Graphicly Closure Leaves Unpaid Creators
Graphicly, the digital comics platform that at one time looked like it was going to be ComiXology’s biggest competitor, announced last week that it was shutting down, and members of its staff had been acquired by print-on-demand service Blurb.
You wouldn’t be alone if you believed that Graphicly shut down in 2012, when the company switched from being a digital comics platform to an ebook distributor. Now that it has officially closed its doors. the company has reportedly left quite a few comics creators in the lurch in regards to payment for works they published through Graphicly.
Over at The Beat, writer Steve Morris talked to several creators who said they’ve yet to see any money from comics they published on Graphicly, though at least one, writer Mike Garley (Dead Roots), did say he appreciated the exposure his books got through the platform. Garley also said he doubts any creators will ever see any money from Graphicly now that it has shut down.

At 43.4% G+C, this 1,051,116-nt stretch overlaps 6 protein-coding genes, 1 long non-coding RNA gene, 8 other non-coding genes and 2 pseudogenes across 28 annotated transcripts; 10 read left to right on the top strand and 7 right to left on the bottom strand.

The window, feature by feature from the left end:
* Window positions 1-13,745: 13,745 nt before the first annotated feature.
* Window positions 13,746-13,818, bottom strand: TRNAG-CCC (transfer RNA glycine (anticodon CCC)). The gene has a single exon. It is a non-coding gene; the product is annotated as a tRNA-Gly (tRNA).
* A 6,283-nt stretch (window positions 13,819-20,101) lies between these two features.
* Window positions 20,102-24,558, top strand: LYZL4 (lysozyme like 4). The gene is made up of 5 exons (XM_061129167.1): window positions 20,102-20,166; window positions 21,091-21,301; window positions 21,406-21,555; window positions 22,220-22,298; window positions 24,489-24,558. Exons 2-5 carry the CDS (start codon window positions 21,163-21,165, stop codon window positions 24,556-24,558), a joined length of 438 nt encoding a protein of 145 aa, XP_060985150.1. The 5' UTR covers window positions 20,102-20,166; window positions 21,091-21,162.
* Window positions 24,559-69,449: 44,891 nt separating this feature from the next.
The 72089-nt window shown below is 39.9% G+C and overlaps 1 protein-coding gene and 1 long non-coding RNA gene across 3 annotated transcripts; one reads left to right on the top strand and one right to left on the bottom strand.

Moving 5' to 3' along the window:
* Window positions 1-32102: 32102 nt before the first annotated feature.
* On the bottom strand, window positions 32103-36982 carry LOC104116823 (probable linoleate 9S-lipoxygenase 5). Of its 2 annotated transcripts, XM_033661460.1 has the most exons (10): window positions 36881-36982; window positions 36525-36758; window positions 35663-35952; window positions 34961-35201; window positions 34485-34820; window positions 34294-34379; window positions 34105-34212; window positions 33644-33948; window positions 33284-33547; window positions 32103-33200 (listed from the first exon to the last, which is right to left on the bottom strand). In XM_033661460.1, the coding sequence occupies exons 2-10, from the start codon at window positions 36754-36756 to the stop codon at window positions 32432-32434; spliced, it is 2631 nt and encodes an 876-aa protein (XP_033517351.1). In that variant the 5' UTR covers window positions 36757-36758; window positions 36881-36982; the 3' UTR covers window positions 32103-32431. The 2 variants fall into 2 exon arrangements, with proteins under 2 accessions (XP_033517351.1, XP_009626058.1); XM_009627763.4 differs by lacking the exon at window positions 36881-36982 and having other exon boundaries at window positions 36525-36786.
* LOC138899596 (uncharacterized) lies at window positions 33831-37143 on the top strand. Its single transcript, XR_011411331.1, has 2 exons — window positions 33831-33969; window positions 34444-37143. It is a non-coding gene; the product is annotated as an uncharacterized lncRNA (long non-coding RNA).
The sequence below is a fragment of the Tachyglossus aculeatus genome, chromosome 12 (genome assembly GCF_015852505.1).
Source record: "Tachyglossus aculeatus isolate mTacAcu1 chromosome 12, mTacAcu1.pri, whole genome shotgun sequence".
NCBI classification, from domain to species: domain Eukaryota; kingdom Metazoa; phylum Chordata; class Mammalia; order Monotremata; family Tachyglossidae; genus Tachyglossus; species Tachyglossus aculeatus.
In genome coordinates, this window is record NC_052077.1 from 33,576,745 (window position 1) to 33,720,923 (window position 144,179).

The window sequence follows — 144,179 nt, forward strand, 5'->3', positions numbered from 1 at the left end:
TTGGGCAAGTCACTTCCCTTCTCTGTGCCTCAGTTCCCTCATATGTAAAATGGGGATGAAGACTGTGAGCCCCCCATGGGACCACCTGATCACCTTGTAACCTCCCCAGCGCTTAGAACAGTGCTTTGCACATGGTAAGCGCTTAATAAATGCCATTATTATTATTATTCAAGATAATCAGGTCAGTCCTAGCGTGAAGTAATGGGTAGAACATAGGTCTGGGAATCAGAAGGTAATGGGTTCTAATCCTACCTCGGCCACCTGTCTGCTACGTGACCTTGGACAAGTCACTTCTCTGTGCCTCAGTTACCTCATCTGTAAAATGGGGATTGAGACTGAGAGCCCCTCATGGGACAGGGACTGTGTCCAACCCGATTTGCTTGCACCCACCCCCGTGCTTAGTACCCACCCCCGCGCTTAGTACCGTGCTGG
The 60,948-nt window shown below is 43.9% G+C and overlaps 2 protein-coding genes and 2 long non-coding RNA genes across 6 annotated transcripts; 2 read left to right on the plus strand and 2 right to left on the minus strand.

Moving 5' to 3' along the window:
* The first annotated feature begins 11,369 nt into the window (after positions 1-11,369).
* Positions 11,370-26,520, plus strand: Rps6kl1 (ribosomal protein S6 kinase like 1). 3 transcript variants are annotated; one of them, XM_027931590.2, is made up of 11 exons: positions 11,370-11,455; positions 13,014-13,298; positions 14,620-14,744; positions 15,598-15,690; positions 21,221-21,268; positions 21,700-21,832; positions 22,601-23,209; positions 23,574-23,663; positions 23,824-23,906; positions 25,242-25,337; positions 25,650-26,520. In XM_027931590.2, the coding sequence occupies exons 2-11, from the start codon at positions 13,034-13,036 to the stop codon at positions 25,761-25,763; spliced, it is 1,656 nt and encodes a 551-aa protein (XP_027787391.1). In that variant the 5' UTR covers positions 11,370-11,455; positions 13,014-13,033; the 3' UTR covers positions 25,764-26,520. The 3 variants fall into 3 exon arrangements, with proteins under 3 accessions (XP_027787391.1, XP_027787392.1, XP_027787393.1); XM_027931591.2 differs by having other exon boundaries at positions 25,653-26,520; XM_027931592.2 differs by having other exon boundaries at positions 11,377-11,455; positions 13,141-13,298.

Another creator, Marc Ellerby, co-founder of Great Beast Comics, said, “In general, there was zero contact from the company.”
In another piece, Heidi MacDonald dug up court documents from a wrongful termination suit that indicate the company’s financial woes have been going on for some time.
What MacDonald didn’t find was any evidence that Graphicly ever filed for bankruptcy, which would mean that the company’s debts to comic creators would still be on the table. Bankruptcy proceedings could potentially eliminate or reduce that debt, but for now, a creator could presumably sue for money they’re owed.
None of the creators who have spoken up seem to be inclined in that direction, however.
There’s also the question of just how Blurb will use the talents of the Graphicly staffers it acquired, including founder Micah Baldwin. There has been some speculation that Blurb may be attempting to start a digital comics platform of its own, though reports have been clear that Blurb’s acquisition was of talent only. No intellectual property–that means the Graphicly platform–was part of the deal.